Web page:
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The Washington Post: Oil Off on Economy Fears, OPEC Forecasts

By JOHN WILEN
The Associated Press
Tuesday, November 27, 2007; 12:19 PM

NEW YORK — Oil prices plunged Tuesday, picking up downward momentum amid concerns that a slowing economy might reduce demand for crude just as OPEC members are considering an increase in production.

Light, sweet crude for January delivery dropped $3.05 to $94.65 a barrel on the New York Mercantile Exchange after falling as low as $94.45 earlier. The contract is more than $4 below its all-time high of $99.29 set last week.
 
Stocks dropped sharply Monday, reigniting worries among energy traders that the economy is slowing and will use less oil and gasoline. Wall Street rebounded Tuesday, but the oil market was still clearly uneasy.

Both the International Energy Agency, an energy policy adviser to 26 predominantly Western industrialized nations, and OPEC have recently cut their demand forecasts for the rest of this year and next year, in part because of high prices.

Meanwhile, there is increasing evidence that Organization of Petroleum Exporting Countries oil ministers will decide at a meeting next week to boost production, and a number of reports suggest several OPEC countries are already exceeding their output quotas.

In recent days, several OPEC ministers have said their nations are ready to boost oil output to bring down high oil prices, which have threatened to rise to $100, or higher, for several weeks. On Tuesday, Dow Jones Newswires reported that the cartel is mulling an increase of 750,000 barrels a day, citing an unnamed OPEC official. Analysts speculate that the cartel will boost production by anywhere from 500,000 to 1 million barrels a day. OPEC ministers meet Dec. 5.

Two reports last week suggested OPEC has already increased production, and a CNBC report Monday said Saudi Arabia has boosted its output.

“You have OPEC coming to the rescue,” said James Cordier, president of Liberty Trading Group in Tampa, Fla. “Near $100 (a barrel), a small change in supply … is enough to tip the balance.”

Indeed, several analysts believe the oil market has begun its long-awaited correction, or sharp move lower.

“I think this is it,” said Phil Flynn, an analyst at Alaron Trading Corp., in Chicago. “There should be some concern about some slowdown in the economy.”

Contributing to the economic worries Tuesday was a report that the New York-based Conference Board’s Consumer Confidence Index dropped to 87.3 in November, its lowest reading since October 2005.

“There’s a lot more recession talk the last two, three days,” Cordier said.

The prospect of peace in the Middle East was also pressuring prices. Israeli Prime Minister Ehud Olmert and Palestinian President Mahmoud Abbas agreed Tuesday to resume negotiations with a goal of creating an independent Palestinian state by the end of next year. The risk of a widening conflagration in the region has long supported oil prices by threatening to disrupt crude supplies.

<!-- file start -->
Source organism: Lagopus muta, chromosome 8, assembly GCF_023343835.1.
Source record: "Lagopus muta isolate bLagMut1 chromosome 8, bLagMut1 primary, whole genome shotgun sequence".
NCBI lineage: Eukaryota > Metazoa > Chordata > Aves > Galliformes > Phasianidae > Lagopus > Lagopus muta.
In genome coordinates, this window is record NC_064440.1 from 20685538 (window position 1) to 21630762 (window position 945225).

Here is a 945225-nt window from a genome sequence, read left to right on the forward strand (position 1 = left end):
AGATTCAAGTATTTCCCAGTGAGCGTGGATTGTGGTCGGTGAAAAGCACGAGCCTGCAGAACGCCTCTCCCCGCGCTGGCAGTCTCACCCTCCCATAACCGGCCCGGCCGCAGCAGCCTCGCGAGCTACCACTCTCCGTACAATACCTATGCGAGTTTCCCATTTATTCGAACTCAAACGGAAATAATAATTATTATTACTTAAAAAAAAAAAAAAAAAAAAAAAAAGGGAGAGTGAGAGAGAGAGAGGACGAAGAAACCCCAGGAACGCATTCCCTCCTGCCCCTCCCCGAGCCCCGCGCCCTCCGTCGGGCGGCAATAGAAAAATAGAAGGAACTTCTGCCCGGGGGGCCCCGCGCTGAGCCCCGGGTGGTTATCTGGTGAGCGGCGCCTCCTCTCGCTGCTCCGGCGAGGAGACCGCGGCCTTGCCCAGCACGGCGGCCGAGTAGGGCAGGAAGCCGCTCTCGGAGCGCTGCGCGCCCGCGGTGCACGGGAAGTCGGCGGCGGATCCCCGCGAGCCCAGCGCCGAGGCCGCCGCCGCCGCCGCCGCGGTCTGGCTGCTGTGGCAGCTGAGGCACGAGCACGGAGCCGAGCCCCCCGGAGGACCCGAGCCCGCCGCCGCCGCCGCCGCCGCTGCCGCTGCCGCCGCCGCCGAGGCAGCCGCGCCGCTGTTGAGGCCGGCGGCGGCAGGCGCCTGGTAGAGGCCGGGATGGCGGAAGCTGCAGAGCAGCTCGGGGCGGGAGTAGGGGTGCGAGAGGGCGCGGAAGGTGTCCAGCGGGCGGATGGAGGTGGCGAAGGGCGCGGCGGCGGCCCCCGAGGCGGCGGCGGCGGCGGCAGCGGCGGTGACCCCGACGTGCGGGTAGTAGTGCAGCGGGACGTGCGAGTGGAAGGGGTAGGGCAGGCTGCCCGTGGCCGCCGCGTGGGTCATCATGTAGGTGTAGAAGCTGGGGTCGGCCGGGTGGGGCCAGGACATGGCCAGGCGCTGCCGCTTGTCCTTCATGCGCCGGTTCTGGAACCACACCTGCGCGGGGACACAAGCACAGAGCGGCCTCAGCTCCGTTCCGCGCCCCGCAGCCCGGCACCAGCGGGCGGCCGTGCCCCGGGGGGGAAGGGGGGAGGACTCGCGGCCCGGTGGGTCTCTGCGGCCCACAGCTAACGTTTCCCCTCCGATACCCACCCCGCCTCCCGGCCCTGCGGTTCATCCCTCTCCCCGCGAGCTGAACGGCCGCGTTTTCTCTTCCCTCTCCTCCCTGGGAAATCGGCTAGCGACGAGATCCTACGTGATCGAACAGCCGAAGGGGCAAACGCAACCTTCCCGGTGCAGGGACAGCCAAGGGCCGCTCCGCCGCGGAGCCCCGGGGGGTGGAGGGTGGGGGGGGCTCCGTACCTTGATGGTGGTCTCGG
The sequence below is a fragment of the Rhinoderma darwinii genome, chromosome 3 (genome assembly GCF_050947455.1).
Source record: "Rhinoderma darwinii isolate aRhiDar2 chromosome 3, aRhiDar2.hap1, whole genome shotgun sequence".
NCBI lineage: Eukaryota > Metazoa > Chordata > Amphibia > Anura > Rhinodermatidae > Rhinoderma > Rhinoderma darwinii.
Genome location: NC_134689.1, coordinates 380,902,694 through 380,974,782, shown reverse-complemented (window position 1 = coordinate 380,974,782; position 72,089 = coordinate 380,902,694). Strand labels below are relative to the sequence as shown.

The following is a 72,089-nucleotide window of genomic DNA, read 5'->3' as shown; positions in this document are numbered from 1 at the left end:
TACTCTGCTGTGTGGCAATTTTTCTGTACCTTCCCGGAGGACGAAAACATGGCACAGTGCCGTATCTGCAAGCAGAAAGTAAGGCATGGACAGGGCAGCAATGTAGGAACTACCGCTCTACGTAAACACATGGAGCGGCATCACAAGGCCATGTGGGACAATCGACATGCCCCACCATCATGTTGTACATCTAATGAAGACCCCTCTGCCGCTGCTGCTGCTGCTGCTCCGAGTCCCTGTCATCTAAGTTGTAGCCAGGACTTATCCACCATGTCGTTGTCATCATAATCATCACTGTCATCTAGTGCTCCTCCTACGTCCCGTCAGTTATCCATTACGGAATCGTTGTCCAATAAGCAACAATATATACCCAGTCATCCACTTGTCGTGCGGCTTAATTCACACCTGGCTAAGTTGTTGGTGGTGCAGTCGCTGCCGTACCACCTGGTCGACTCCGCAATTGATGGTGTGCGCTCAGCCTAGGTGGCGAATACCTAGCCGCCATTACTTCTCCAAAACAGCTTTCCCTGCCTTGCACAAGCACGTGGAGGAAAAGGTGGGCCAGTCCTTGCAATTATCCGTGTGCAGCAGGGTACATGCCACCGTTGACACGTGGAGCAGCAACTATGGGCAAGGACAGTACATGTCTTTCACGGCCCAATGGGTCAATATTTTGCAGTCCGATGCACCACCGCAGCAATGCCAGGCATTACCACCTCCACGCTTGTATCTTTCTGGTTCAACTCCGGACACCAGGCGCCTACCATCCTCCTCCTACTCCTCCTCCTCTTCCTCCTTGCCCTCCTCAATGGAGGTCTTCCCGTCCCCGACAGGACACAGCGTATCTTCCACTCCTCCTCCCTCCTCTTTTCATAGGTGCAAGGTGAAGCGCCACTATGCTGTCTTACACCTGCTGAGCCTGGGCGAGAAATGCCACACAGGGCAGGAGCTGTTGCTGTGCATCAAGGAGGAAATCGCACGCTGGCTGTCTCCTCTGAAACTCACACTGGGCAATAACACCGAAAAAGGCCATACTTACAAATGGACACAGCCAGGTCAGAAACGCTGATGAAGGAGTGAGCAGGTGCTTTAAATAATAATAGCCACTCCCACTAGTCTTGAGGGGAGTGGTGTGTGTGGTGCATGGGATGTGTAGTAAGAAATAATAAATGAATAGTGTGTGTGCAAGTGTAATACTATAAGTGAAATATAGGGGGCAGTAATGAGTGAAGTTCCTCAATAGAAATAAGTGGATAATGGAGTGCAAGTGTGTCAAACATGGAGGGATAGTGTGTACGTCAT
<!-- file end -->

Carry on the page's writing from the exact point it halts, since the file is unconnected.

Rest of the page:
“Any steps toward peace would be bearish for oil,” Flynn said.

At the pump, meanwhile, gas prices regained some of the ground they lost over the last week, rising 0.6 cent overnight to a national average of $3.091 a gallon, according to AAA and the Oil Price Information Service. Several weeks ago, analysts predicted gas prices would rise another 10 to 15 cents a gallon to catch up with oil prices, which have skyrocketed 43 percent since August. When oil’s rise toward $100 a barrel stalled, analysts revised those forecasts.

Gas prices, which typically lag the futures market, are still more than 2 cents below their most recent peak, and are expected to remain flat or even fall a little unless oil rises to $100 a barrel, or higher.

But many analysts are not doubting that will happen, barring an unexpected supply disruption in the Middle East or a surprisingly large drop in domestic inventories.

“I think high prices are starting to cure high prices,” Flynn said.

Traders are also anticipating Wednesday’s release of petroleum inventory data by the Energy Department’s Energy Information Administration. Analysts surveyed by Dow Jones Newswires, on average, predict crude inventories fell by 400,000 barrels during the week ended Nov. 23, while refinery use likely rose by 0.7 percentage point to 87.7 percent of capacity.

Inventories of distillates, which include heating oil and diesel fuel, likely fell by 1 million barrels, while supplies of gasoline likely rose by 900,000 barrels, the analysts predict.

Other energy futures also fell Tuesday. December heating oil futures fell 4.66 cents to $2.66 a gallon, while December gasoline futures fell 6.12 cents to $2.3802 a gallon.

Natural gas futures slipped 16.8 cents to $7.555 per 1,000 cubic feet.

In London, January Brent crude lost $2.56 to $92.76 a barrel on the ICE Futures exchange.

http://www.washingtonpost.com/wp-dyn/content/article/2007/11/27/AR2007112700438.html

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